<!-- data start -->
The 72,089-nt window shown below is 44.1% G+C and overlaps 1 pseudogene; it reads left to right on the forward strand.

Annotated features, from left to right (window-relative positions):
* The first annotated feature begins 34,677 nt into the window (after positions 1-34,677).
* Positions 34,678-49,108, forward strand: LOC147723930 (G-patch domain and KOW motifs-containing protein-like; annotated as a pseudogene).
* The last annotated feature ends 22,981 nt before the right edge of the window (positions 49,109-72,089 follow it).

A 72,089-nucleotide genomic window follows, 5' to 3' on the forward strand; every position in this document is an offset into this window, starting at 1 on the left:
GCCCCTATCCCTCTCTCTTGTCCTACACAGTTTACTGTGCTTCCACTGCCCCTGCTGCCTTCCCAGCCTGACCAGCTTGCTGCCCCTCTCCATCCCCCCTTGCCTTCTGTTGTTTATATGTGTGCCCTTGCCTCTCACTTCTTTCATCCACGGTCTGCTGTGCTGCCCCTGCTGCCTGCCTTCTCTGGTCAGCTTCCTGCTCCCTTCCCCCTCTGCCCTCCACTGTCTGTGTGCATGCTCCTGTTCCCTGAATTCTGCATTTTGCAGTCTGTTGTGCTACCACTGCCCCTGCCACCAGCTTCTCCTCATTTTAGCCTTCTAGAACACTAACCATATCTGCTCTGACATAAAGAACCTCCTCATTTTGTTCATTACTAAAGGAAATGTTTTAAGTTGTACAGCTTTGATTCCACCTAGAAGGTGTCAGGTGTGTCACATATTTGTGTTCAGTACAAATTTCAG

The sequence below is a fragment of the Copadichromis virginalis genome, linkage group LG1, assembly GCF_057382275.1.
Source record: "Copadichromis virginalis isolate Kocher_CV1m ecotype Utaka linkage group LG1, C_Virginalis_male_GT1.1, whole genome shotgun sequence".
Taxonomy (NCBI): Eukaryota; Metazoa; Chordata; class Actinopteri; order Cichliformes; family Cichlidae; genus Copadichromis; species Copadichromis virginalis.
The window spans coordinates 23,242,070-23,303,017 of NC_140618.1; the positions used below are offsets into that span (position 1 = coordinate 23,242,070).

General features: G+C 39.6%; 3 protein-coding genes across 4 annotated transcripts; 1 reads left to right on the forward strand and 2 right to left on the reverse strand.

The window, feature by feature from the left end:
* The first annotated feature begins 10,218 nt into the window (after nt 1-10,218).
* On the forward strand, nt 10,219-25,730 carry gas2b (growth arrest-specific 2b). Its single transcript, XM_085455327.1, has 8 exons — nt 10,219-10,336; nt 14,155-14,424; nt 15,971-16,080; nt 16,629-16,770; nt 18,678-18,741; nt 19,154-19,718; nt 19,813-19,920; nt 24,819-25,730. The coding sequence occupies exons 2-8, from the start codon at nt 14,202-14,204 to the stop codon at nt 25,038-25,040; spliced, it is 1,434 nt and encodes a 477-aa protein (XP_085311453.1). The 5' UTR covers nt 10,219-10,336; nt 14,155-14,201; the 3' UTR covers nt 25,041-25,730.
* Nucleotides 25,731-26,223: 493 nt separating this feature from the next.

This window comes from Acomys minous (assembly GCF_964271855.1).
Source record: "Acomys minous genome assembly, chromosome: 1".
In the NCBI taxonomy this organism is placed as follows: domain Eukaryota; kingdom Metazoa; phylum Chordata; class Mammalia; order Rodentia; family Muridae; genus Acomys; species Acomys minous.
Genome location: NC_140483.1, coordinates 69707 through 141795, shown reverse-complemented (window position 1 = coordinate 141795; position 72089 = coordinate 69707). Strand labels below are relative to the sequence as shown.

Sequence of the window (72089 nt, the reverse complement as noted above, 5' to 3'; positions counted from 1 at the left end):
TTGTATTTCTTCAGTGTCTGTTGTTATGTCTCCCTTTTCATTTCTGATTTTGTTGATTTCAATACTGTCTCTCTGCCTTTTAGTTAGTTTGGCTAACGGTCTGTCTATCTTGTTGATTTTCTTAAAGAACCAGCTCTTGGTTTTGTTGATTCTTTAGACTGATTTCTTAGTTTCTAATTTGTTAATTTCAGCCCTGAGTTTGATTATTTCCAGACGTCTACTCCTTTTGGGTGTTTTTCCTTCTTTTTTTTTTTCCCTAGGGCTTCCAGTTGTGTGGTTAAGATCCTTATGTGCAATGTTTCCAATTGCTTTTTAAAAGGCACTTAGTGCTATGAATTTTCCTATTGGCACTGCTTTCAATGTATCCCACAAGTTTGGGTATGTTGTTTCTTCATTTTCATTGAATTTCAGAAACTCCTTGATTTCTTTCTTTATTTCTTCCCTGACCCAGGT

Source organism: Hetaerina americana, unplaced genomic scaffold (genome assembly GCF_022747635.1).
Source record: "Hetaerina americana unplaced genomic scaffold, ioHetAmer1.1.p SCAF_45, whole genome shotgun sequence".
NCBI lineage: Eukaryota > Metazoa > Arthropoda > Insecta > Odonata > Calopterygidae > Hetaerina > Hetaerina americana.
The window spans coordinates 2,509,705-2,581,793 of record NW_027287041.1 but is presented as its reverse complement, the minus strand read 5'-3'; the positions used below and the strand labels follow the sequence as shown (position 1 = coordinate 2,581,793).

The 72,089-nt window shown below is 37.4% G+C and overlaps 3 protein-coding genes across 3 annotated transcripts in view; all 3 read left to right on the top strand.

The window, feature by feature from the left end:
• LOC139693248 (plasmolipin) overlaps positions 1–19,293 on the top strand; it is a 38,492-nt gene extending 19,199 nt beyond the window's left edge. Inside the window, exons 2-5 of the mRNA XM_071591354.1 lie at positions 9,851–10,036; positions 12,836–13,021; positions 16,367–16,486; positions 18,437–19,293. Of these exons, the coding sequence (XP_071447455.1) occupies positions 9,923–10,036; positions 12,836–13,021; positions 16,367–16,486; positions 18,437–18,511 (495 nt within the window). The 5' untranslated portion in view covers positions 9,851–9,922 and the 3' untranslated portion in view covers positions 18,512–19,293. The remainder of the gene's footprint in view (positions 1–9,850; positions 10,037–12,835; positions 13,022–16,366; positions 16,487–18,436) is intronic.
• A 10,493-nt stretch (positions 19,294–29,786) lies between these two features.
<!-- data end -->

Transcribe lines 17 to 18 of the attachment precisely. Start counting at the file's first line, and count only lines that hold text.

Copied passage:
This window comes from Acomys minous (assembly GCF_964271855.1).
Source record: "Acomys minous genome assembly, chromosome: 1".